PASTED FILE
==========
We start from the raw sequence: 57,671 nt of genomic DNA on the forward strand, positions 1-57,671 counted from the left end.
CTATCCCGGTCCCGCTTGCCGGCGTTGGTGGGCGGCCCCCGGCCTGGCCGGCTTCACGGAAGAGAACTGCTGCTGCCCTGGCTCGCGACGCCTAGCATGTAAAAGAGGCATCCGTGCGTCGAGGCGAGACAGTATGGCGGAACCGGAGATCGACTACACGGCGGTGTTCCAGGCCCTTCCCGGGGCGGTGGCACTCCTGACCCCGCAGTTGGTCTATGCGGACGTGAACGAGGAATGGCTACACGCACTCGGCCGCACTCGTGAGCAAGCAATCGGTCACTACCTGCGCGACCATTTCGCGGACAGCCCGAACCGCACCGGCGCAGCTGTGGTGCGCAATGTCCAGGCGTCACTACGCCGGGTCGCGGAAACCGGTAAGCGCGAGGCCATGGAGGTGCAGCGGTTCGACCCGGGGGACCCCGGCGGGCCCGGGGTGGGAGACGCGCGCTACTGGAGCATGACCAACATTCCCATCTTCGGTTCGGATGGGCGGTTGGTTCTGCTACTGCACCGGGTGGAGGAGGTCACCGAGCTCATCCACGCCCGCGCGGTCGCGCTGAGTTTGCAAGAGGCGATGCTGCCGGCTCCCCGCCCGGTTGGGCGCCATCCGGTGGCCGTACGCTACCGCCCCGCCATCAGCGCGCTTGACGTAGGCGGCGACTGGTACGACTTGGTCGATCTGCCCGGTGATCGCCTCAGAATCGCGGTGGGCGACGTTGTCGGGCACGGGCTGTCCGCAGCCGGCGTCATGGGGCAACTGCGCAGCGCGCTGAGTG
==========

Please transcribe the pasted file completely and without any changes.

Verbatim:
We start from the raw sequence: 57,671 nt of genomic DNA on the forward strand, positions 1-57,671 counted from the left end.
CTATCCCGGTCCCGCTTGCCGGCGTTGGTGGGCGGCCCCCGGCCTGGCCGGCTTCACGGAAGAGAACTGCTGCTGCCCTGGCTCGCGACGCCTAGCATGTAAAAGAGGCATCCGTGCGTCGAGGCGAGACAGTATGGCGGAACCGGAGATCGACTACACGGCGGTGTTCCAGGCCCTTCCCGGGGCGGTGGCACTCCTGACCCCGCAGTTGGTCTATGCGGACGTGAACGAGGAATGGCTACACGCACTCGGCCGCACTCGTGAGCAAGCAATCGGTCACTACCTGCGCGACCATTTCGCGGACAGCCCGAACCGCACCGGCGCAGCTGTGGTGCGCAATGTCCAGGCGTCACTACGCCGGGTCGCGGAAACCGGTAAGCGCGAGGCCATGGAGGTGCAGCGGTTCGACCCGGGGGACCCCGGCGGGCCCGGGGTGGGAGACGCGCGCTACTGGAGCATGACCAACATTCCCATCTTCGGTTCGGATGGGCGGTTGGTTCTGCTACTGCACCGGGTGGAGGAGGTCACCGAGCTCATCCACGCCCGCGCGGTCGCGCTGAGTTTGCAAGAGGCGATGCTGCCGGCTCCCCGCCCGGTTGGGCGCCATCCGGTGGCCGTACGCTACCGCCCCGCCATCAGCGCGCTTGACGTAGGCGGCGACTGGTACGACTTGGTCGATCTGCCCGGTGATCGCCTCAGAATCGCGGTGGGCGACGTTGTCGGGCACGGGCTGTCCGCAGCCGGCGTCATGGGGCAACTGCGCAGCGCGCTGAGTG